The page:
Vegan coconut oil biscuits with whole wheat spelt flour and healthy ingredients, i.e. biscuits you can have anytime and feel good about. These are made in the food processor and don’t require any freezing or refrigeration, so they can be ready in less than 20 minutes.
I usually bake a loaf of this sourdough bread once a week. It has a complex flavour and we love it, but sometimes it can be a little much. Every once in a while I forget to make it before we run out, too, and that’s when I make biscuits instead. They’re perfect with soup and stew, another thing I make weekly & freeze leftovers for later. You might think that whole grains simply don’t work with biscuits, especially vegan biscuits, but these are tender and a little flaky, despite being made with whole grain spelt flour and coconut oil. They’re not going to taste like white flour/butter/cream biscuits, but if you want a healthier option that’s still really delicious this is it.
I’ve been making this recipe for a couple of years now and it’s my go-to at least a couple times a month, and it’s always a bit exciting to have fresh biscuits. Exciting at least until we polish off the whole batch that evening and end up with biscuit bloat, but still worth it. I’m not saying that these give you an upset stomach, but they might if you eat ten, but I’m sure your self control is far better than mine (i.e. non existent).
I have tried these with olive oil instead of coconut and they’re simply not very good, so I don’t recommend that. I’ve also had best results using a food processor instead of making them by hand, and adding non-dairy milk in tiny increments until they just come together. That depends on your flour and the humidity in your home, so I have a range instead of a single measurement. A couple other things; full fat coconut milk will make them extra tender, but if you don’t want to max out on fat or don’t have it, use a different type of milk. I most often use oat milk because I always have it and it’s less pricey than coconut milk.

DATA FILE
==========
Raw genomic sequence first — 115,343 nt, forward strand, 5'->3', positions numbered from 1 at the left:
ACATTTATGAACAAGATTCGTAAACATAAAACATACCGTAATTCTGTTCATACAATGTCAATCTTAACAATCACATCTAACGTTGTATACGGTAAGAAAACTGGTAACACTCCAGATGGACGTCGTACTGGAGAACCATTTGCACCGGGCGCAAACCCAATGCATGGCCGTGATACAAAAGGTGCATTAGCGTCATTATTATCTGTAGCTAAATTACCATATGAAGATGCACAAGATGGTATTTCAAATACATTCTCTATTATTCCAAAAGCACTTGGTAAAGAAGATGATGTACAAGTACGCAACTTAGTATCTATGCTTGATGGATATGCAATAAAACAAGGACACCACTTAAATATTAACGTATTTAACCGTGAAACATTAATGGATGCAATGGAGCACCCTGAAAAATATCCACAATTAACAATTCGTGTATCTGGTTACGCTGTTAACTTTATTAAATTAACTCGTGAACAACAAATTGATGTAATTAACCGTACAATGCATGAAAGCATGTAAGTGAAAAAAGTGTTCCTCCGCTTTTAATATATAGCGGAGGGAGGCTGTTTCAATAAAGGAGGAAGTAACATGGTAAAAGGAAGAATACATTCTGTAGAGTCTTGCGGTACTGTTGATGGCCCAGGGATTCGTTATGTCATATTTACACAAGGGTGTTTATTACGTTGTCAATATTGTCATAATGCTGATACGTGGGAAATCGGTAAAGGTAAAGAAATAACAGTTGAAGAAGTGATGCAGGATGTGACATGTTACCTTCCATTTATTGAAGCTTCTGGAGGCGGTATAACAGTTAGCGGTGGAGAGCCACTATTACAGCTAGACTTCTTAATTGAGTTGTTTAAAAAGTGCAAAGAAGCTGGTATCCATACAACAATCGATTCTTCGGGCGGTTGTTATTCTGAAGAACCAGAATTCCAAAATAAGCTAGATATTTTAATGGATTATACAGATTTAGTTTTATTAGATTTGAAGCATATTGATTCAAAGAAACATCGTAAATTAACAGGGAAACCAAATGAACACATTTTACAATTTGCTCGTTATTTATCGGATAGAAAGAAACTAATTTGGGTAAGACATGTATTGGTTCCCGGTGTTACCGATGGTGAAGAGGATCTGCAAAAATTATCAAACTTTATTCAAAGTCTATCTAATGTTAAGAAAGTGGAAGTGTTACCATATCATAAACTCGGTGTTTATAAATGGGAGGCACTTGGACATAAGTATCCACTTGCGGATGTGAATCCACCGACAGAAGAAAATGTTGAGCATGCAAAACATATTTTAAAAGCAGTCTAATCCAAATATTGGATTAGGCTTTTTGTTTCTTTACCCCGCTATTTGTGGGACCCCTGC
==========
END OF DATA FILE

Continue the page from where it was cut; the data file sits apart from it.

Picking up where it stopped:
You don’t have to roll and cut them if you don’t want to. I only do it about half the time, and the other half I just make drop biscuits. To do that, just drop large spoonfuls of batter onto your prepared baking sheet and bake normally. They’re arguably even better and certainly easier, but just don’t look quite as nice!
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Whole Grain Biscuits
- 1 1/4 cups spelt flour*
- 1 tablespoon baking powder
- 1 teaspoon arrowroot flour
- 1/2 teaspoon sea salt
- 1/2 teaspoon coconut sugar
- 1/4 cup solid coconut oil
- Up to 1/4 cup full-fat coconut milk*
- 1 teaspoon lemon juice
Preheat the oven to 190C / 375F and line a baking sheet with parchment paper.
Add the flour, baking powder, salt, and coconut sugar to the bowl of your food processor with the blade attachment in place. Pulse until combined.
Drop the coconut oil in small pieces into the flour mixture. Pulse until the mixture resembles coarse crumbs.
Add the coconut milk one tablespoon at a time, including the lemon juice with the first addition. Pulse in between each addition and add the milk by tablespoon until the mixture just comes together (see photos above). It should hold when pressed with your hands.
Form a ball with the dough, and then flour a flat working surface. Roll the dough out to about 3cm thick, then fold in half, and roll it again. Repeat this four times, and then roll it again and cut with a small biscuit cutter (6cm). Bring the scraps together and roll them out again, continuing to cut biscuits until no dough remains. The last biscuit might be a little messy looking.
Place the biscuits onto your prepared baking sheet and gently brush with leftover milk. The milk wash helps them to brown in the oven. Bake for 12-15 minutes, or until golden. Best served warm.
• If using a larger biscuit cutter, adjust baking time accordingly (just watch until they're golden). If you don't want to roll/cut, then make drop biscuits instead.
• To avoid any light coconut flavour, use refined coconut oil and oat or almond milk.
* I use whole grain spelt flour, and have tested these with sprouted spelt, kamut, and light spelt flour. They all work really well so use what you have.
**You can substitute any type of non-dairy milk for the coconut, but they will be slightly less tender. I frequently use oat milk and have made them with nut milk with good results.